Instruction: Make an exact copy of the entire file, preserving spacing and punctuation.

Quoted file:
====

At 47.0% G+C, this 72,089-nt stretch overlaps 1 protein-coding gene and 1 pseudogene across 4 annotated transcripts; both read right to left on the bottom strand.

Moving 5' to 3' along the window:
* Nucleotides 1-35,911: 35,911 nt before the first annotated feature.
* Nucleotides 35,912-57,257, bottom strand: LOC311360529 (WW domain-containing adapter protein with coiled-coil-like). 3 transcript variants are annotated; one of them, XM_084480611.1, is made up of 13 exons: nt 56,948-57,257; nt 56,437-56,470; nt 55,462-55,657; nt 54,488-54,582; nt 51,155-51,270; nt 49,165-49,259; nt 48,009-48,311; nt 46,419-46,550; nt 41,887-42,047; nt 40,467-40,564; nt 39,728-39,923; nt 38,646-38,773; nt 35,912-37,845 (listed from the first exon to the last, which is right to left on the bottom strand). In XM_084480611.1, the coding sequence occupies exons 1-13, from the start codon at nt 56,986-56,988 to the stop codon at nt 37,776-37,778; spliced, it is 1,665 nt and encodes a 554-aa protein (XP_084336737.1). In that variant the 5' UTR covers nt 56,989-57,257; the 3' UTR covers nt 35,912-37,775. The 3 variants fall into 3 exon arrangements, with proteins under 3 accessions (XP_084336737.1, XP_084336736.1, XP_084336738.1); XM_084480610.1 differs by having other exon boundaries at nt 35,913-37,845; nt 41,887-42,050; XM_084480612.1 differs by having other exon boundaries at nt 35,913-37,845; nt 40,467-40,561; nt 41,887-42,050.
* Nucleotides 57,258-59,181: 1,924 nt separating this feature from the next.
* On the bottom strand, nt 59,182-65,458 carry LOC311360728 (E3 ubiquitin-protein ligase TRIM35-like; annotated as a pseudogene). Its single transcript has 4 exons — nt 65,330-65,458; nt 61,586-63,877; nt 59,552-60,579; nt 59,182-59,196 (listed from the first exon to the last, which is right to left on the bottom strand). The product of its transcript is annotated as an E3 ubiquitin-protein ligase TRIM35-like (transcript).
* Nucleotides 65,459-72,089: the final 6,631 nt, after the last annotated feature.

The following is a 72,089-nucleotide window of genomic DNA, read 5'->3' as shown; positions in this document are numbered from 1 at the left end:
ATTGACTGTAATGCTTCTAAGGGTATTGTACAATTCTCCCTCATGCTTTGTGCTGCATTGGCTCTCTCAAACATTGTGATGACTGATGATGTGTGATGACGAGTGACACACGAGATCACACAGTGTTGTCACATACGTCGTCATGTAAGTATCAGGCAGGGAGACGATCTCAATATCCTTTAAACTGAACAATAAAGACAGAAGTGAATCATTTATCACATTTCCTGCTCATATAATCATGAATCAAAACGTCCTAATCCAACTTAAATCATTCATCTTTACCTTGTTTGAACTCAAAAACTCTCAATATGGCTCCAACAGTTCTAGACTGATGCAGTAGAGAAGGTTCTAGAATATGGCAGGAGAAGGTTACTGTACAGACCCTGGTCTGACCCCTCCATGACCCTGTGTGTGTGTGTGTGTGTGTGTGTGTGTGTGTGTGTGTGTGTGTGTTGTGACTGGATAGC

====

At 47.0% G+C, this 72,089-nt stretch overlaps 1 protein-coding gene and 1 pseudogene across 4 annotated transcripts; both read right to left on the bottom strand.

Moving 5' to 3' along the window:
* Nucleotides 1-35,911: 35,911 nt before the first annotated feature.
* Nucleotides 35,912-57,257, bottom strand: LOC311360529 (WW domain-containing adapter protein with coiled-coil-like). 3 transcript variants are annotated; one of them, XM_084480611.1, is made up of 13 exons: nt 56,948-57,257; nt 56,437-56,470; nt 55,462-55,657; nt 54,488-54,582; nt 51,155-51,270; nt 49,165-49,259; nt 48,009-48,311; nt 46,419-46,550; nt 41,887-42,047; nt 40,467-40,564; nt 39,728-39,923; nt 38,646-38,773; nt 35,912-37,845 (listed from the first exon to the last, which is right to left on the bottom strand). In XM_084480611.1, the coding sequence occupies exons 1-13, from the start codon at nt 56,986-56,988 to the stop codon at nt 37,776-37,778; spliced, it is 1,665 nt and encodes a 554-aa protein (XP_084336737.1). In that variant the 5' UTR covers nt 56,989-57,257; the 3' UTR covers nt 35,912-37,775. The 3 variants fall into 3 exon arrangements, with proteins under 3 accessions (XP_084336737.1, XP_084336736.1, XP_084336738.1); XM_084480610.1 differs by having other exon boundaries at nt 35,913-37,845; nt 41,887-42,050; XM_084480612.1 differs by having other exon boundaries at nt 35,913-37,845; nt 40,467-40,561; nt 41,887-42,050.
* Nucleotides 57,258-59,181: 1,924 nt separating this feature from the next.
* On the bottom strand, nt 59,182-65,458 carry LOC311360728 (E3 ubiquitin-protein ligase TRIM35-like; annotated as a pseudogene). Its single transcript has 4 exons — nt 65,330-65,458; nt 61,586-63,877; nt 59,552-60,579; nt 59,182-59,196 (listed from the first exon to the last, which is right to left on the bottom strand). The product of its transcript is annotated as an E3 ubiquitin-protein ligase TRIM35-like (transcript).
* Nucleotides 65,459-72,089: the final 6,631 nt, after the last annotated feature.

The following is a 72,089-nucleotide window of genomic DNA, read 5'->3' as shown; positions in this document are numbered from 1 at the left end:
ATTGACTGTAATGCTTCTAAGGGTATTGTACAATTCTCCCTCATGCTTTGTGCTGCATTGGCTCTCTCAAACATTGTGATGACTGATGATGTGTGATGACGAGTGACACACGAGATCACACAGTGTTGTCACATACGTCGTCATGTAAGTATCAGGCAGGGAGACGATCTCAATATCCTTTAAACTGAACAATAAAGACAGAAGTGAATCATTTATCACATTTCCTGCTCATATAATCATGAATCAAAACGTCCTAATCCAACTTAAATCATTCATCTTTACCTTGTTTGAACTCAAAAACTCTCAATATGGCTCCAACAGTTCTAGACTGATGCAGTAGAGAAGGTTCTAGAATATGGCAGGAGAAGGTTACTGTACAGACCCTGGTCTGACCCCTCCATGACCCTGTGTGTGTGTGTGTGTGTGTGTGTGTGTGTGTGTGTGTGTGTGTGTTGTGACTGGATAGC